Curtis Bernhardt. The film features an excellent cast: Glenn Ford, Janet Leigh, Charles Coburn, Gloria DeHaven, Nancy Davis (Reagan), Bruce Bennett, Warner Anderson, and Basil Ruysdael. I found this movie very enjoyable from start to finish; it's a great example of the polished MGM drama style of the late '40s.
Michael Corday (Ford) is newly graduated from Harvard Medical School and returns to his home in New York City to serve his internship. Michael's domineering doctor father (Coburn) has great plans for Michael's career, but their relationship goes off the rails when Michael falls in love with Taffy (Leigh), a charity patient Michael meets when interning at Bellevue.
Michael initially follows his father's advice on staying emotionally removed from his patients and is an arrogant jerk with no bedside manner, but his relationship with Taffy humanizes him. Michael also learns from a mentor (Bennett) who isn't impressed with Michael's distinguished connections and doesn't hestitate to take him down a peg or two when needed.
Michael's sister Fabienne (DeHaven) also has a conflicted relationship with their father, while Mariette (Davis) is the peacemaking sister engaged to a solid pediatrician (Anderson) who isn't intimated by the senior Dr. Corday. Dr. Garard (Ruysdael) provides the kindly support the Cordays don't receive from their own father.
This is the kind of solid, well-done drama which the studio system was able to turn out on a regular basis in this time period. In addition to a deep cast of excellent actors, the quality production values include location shooting in New York City.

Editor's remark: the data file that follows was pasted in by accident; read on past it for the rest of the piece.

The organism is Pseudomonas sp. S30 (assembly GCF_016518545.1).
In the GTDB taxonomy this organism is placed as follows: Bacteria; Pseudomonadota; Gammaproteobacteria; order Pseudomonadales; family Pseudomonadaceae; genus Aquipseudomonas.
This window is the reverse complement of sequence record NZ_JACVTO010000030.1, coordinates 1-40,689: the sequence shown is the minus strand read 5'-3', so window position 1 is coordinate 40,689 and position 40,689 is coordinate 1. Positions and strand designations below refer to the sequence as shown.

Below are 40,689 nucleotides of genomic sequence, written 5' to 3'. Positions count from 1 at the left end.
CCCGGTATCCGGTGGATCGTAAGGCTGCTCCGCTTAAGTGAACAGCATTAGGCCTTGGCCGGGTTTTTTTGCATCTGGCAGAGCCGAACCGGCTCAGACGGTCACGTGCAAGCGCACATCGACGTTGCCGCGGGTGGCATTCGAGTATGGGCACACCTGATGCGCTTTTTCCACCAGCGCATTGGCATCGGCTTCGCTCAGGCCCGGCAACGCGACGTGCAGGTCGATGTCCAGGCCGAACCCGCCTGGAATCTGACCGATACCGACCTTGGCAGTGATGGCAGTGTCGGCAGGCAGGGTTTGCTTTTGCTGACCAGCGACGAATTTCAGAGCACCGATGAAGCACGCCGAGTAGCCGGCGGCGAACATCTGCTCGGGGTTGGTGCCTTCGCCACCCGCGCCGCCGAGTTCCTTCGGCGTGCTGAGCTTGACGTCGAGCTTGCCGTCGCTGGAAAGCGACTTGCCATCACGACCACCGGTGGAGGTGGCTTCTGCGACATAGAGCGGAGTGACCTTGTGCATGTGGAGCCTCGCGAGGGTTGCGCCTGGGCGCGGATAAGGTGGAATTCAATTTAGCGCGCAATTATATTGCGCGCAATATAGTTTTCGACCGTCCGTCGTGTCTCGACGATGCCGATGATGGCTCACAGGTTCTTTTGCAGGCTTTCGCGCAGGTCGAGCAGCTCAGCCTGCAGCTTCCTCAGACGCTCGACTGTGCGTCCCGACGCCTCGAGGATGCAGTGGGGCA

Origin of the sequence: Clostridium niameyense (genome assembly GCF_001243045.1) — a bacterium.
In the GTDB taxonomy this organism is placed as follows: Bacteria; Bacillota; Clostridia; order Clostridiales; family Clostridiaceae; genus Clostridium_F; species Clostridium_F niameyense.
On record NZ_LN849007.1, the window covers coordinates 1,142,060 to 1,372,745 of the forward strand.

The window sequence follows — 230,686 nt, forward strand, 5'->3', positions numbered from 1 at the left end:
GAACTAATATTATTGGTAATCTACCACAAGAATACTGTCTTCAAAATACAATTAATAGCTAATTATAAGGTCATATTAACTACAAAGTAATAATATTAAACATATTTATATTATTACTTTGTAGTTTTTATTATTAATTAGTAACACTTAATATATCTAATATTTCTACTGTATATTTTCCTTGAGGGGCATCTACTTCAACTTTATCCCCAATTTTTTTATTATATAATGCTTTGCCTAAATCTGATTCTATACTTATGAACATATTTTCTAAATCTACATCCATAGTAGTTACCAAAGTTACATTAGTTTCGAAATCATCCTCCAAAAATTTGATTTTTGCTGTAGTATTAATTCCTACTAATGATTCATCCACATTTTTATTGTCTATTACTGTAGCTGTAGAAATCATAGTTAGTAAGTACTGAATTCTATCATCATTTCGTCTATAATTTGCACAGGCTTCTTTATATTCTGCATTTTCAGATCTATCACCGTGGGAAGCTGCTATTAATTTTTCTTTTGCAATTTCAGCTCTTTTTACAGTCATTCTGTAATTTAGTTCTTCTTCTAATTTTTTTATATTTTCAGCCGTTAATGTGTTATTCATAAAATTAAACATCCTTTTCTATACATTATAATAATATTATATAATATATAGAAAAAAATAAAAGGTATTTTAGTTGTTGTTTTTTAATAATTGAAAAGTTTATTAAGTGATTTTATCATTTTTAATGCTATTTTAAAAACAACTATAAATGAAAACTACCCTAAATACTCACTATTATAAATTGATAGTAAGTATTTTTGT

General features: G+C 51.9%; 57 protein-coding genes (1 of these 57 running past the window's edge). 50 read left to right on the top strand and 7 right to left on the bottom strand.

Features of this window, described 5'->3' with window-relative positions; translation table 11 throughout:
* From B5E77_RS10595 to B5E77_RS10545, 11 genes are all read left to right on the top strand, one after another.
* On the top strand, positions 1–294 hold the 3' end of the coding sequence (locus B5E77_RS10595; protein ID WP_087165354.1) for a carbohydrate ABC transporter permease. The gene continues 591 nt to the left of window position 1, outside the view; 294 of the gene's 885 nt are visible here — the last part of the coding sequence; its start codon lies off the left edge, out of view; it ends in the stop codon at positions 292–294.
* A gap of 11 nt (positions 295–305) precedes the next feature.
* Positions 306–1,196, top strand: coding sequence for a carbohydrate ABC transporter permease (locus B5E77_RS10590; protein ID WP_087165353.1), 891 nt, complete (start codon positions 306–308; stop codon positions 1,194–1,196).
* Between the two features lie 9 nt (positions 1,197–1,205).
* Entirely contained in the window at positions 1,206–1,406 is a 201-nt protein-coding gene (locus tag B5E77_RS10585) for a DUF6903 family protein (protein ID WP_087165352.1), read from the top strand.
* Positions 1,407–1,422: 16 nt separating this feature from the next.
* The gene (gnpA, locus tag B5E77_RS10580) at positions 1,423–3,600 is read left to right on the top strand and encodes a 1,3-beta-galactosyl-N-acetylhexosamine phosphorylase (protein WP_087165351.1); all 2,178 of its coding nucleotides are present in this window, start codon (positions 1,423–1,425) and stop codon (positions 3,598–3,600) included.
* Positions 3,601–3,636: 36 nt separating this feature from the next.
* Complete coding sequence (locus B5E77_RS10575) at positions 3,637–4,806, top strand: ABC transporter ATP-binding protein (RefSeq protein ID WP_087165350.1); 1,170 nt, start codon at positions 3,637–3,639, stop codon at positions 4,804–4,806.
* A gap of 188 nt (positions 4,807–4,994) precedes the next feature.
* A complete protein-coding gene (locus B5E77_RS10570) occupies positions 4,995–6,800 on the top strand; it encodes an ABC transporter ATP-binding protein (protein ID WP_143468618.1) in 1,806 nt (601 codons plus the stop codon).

The movie tackles surprisingly controversial subject matter for 1949; although it's handled with some subtlety and the youngest viewers may not realize what's going on, it's made clear that a character is pregnant out of wedlock and then undergoes a botched abortion.
Ford's evolution from a brusque know-it-all to an empathetic doctor who recognizes his limitations is extremely well done. I liked him in this very much.
Curiously, Gloria DeHaven was billed above Janet Leigh; DeHaven had been a star for several more years and has a juicy role, but Leigh is the film's leading lady, the "girl" of the title. Both actresses offer touching performances.
It's worth noting that this was Nancy Davis's first substantive acting role, following a bit part as an art gallery patron in PORTRAIT OF JENNIE. (The other "girls in the gallery" in that film were Nancy Olson and Anne Francis. What a trio!) Davis's next two films were EAST SIDE, WEST SIDE (1949), another engrossing drama in which she played Barbara Stanwyck's best friend, and SHADOW ON THE WALL (1950), a terrific thriller in which she did an excellent job as a child psychologist trying to solve a murder. An article at TCM states that Davis actually filmed SHADOW ON THE WALL prior to THE DOCTOR AND THE GIRL, which is interesting, if true, given how substantive her part is in SHADOW.
This is one of Charles Coburn's least appealing characters, as the manipulative, bossy father, although at least he's more human than the creepy uncle he played in IN THIS OUR LIFE (1942). I really like Basil Ruysdael, who also had a nice role as the bishop in COME TO THE STABLE the same year. I felt that, along with Ford, Ruysdael may have given the film's best and most interesting performance.
THE DOCTOR AND THE GIRL was shot in beautiful black and white by Robert H. Planck.
The movie runs 98 minutes. It could have stood being just a bit longer; I had the feeling a bit of story was missing here and there. For instance, Mariette jumps from being engaged to being married; did Michael skip attending the wedding, given his estrangement from their father?
To date this film has not been released on video or DVD. It can be seen on Turner Classic Movies, which has the trailer available here.
Update: This film is now available on DVD from the Warner Archive.